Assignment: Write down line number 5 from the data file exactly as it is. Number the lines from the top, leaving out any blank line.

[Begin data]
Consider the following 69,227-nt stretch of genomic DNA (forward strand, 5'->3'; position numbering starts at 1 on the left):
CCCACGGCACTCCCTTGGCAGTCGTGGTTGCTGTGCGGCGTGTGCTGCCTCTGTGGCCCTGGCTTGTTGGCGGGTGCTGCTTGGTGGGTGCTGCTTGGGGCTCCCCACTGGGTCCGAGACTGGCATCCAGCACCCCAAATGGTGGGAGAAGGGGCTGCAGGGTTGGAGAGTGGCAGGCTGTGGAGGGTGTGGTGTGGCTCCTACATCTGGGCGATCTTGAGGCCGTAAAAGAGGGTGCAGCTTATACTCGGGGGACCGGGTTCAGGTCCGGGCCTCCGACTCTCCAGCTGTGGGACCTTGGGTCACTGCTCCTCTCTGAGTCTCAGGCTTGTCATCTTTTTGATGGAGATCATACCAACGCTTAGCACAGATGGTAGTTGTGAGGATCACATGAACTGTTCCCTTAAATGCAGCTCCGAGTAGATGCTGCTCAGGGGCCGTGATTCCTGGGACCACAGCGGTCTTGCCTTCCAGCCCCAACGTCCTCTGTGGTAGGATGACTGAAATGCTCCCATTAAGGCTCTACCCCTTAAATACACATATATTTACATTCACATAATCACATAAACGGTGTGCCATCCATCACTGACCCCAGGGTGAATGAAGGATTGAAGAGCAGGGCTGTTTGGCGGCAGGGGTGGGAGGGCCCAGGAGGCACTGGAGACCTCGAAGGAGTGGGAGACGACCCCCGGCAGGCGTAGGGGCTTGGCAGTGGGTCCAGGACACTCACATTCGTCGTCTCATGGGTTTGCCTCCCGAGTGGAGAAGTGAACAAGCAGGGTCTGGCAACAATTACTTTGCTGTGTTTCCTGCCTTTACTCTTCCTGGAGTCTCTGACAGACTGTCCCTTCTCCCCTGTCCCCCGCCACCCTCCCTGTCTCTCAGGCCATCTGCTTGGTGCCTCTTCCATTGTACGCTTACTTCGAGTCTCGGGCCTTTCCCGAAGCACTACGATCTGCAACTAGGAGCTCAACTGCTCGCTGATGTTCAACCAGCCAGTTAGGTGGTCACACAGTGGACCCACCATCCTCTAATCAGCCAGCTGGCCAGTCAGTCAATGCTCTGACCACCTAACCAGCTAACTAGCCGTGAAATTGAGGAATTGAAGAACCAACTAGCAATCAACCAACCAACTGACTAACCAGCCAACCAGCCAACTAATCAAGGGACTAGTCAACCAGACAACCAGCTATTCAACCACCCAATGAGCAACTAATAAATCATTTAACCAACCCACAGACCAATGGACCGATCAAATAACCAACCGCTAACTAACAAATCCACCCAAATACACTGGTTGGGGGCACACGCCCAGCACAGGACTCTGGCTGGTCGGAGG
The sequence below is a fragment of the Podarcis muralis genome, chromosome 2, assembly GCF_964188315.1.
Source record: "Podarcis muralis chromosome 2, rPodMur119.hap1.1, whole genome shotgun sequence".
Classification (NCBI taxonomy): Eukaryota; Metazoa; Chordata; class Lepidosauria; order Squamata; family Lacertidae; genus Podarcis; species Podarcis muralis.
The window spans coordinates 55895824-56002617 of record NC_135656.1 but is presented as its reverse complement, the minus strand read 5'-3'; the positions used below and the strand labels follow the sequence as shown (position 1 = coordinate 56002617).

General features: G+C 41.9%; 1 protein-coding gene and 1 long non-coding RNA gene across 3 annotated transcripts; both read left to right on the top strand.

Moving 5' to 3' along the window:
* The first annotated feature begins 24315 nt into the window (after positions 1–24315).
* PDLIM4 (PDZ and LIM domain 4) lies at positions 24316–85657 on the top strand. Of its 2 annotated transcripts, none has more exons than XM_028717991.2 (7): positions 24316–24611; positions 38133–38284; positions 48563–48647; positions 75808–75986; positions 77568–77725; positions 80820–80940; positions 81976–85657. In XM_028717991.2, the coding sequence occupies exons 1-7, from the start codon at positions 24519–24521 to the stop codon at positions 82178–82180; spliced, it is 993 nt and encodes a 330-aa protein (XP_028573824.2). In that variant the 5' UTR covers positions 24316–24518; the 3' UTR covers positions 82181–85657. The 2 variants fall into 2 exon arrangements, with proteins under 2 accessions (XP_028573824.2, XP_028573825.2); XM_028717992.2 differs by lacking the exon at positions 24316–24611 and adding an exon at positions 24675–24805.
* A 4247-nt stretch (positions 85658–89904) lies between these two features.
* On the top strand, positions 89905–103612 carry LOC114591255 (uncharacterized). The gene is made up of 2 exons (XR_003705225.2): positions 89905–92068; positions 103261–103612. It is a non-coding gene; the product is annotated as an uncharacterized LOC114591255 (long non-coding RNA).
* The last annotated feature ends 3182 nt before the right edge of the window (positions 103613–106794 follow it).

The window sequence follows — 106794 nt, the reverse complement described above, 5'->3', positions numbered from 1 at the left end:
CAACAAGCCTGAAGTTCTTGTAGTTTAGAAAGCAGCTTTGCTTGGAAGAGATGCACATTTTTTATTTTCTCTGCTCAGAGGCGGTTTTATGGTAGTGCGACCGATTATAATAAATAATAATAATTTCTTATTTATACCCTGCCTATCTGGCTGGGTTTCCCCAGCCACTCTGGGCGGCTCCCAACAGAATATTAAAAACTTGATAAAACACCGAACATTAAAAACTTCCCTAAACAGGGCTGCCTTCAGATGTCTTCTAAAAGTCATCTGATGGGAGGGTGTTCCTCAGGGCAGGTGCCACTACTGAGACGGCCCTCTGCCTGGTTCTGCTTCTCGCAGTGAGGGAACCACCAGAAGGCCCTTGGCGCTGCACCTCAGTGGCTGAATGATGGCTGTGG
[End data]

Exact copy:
Classification (NCBI taxonomy): Eukaryota; Metazoa; Chordata; class Lepidosauria; order Squamata; family Lacertidae; genus Podarcis; species Podarcis muralis.